I imagine it’s easy to take for granted the variety of material available for Irish studies scholars at B.C. Its book collections not only reflect an acquisition of the most recent scholarship but rare volumes essential to the field. In certain cases, these books are reserved for the Burns Library, but on the whole they are shelved – out in the open – at the O’Neill Library. Moreover, I was able to find rare, fragile books professionally bound or boxed on the shelves. I only express surprise (delight) at this because of the joy I experience in perusing shelves, and because it allows for a much more organic approach to secondary source research. My Alma Mater, Trinity College Dublin, had/has world-class collections, but its volumes were too often stored in Santry and needed to be called to campus – a minor inconvenience but one that the luxury of a five-story library on a hill easily overcomes.
Archive holdings represent B.C.’s broad approach to collection, with rich and diverse literary, historical, and artistic material. The Thomas and Kathleen Clarke Collection, for example, contains the type of political material one would expect from a Fenian family. However, you can also find dozens of postcards reflecting not only the political atmosphere of revolutionary Ireland, but family ties as well. For example, Kathleen’s correspondence with her New York-based nephew include postcards with pictures of cartoon cats (*obsession with cute cats predates the Internet). Mary Flannery Woods’ papers also illustrated a deeply documented life, which can be further cross-examined in her witness statement to the Bureau of Military History, a way of extending the relevancy of the B.C. collections.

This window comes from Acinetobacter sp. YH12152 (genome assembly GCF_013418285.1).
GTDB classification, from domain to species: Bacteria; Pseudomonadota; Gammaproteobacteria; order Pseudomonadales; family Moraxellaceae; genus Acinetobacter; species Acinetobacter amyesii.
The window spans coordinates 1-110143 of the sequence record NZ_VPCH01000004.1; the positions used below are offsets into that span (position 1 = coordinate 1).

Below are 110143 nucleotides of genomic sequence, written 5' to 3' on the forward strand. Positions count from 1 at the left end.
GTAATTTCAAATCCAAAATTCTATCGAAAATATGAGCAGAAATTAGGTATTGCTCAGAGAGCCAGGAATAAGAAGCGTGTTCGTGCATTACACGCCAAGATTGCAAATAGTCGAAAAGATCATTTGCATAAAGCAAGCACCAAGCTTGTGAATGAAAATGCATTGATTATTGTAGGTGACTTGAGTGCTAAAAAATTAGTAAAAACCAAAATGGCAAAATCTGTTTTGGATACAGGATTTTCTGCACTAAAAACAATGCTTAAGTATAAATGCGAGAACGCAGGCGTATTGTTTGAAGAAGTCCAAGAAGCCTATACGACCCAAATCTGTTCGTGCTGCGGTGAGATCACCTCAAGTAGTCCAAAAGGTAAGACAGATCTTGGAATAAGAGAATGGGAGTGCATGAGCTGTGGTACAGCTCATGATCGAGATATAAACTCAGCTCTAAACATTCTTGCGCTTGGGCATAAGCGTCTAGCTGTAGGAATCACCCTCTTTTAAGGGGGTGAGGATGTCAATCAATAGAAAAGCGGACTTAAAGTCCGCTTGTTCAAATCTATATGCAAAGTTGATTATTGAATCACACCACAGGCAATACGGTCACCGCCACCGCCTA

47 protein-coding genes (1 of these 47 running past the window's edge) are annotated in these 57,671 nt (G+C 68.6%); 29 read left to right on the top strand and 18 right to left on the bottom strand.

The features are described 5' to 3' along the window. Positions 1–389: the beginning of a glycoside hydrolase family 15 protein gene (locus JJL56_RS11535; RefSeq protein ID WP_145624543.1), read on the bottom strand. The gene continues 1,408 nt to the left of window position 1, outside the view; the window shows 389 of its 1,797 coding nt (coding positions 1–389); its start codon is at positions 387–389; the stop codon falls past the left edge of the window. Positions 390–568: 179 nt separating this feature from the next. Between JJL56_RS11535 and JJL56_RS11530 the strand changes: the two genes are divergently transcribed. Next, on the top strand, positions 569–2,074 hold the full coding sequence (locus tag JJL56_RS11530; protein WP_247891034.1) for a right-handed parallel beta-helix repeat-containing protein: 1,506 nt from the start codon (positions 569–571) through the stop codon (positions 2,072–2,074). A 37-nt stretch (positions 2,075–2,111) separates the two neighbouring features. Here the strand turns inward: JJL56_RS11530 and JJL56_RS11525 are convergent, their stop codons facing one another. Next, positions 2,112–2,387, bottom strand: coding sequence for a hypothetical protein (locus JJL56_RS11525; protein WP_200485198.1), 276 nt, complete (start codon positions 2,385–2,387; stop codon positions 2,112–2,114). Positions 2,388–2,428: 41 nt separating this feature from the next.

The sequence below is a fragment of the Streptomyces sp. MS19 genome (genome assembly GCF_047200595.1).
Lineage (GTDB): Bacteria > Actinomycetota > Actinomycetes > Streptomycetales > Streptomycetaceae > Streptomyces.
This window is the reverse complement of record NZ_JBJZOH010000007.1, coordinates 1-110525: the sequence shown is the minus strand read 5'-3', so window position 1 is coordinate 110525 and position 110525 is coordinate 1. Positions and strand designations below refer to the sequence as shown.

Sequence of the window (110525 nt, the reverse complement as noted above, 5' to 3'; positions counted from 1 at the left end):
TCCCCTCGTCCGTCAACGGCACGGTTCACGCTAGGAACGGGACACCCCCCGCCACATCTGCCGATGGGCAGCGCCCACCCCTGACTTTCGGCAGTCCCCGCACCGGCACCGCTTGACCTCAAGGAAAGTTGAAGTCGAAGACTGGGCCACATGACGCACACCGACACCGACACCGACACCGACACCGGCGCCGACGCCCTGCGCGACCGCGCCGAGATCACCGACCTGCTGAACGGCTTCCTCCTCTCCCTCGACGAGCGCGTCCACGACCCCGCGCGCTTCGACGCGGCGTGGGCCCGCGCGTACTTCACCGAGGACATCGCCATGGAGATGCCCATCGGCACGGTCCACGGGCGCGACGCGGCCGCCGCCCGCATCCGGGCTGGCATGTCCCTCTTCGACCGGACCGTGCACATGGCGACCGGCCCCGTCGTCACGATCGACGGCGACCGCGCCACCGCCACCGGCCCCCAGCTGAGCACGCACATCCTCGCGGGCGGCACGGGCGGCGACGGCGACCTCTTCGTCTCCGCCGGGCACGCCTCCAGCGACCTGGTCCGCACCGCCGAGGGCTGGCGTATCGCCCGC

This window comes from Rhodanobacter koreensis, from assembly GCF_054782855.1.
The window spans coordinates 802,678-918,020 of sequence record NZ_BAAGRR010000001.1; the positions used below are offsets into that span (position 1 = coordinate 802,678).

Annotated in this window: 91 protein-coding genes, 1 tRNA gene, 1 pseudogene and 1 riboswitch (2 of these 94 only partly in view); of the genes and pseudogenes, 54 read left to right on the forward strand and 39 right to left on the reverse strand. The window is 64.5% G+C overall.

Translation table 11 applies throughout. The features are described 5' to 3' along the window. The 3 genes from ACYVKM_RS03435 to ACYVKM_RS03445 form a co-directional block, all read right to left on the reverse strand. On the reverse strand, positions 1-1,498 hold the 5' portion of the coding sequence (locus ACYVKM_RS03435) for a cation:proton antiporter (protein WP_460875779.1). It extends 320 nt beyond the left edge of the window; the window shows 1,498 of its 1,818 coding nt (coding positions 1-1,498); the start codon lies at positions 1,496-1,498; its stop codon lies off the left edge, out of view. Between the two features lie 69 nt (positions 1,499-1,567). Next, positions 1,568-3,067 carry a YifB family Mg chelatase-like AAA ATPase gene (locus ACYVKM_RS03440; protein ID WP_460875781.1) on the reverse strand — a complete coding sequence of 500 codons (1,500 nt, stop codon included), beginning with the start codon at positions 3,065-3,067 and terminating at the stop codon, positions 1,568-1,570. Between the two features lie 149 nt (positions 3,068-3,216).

Access and Digitization
Dublin and London are historically rich, beautiful cities with archives and libraries that provide a foundation for modern Irish history. But if you can’t make it to Bishop Street or Kew, consider a stopover to B.C. The O’Neill Library houses microfilm of some of the most significant files from the Colonial Office records of the British administration in Ireland – the infamous CO 904 series. These records include police reports, suspect profiles, agrarian outrage summaries, and returns on political violence. Conducting research abroad is an adventure, but is very time consuming and expensive. In my estimate, these records would permit undergraduate, graduate, and even postgraduate students to establish a solid foundation of primary source research in Boston before having to travel abroad. This is complemented by the vast collection of Irish daily and radical newspapers housed in O’Neill. However, the greatest asset (I believe) is B.C.’s microfilm reader, which allows for continuous, automatic scanning to USB key – truly novel.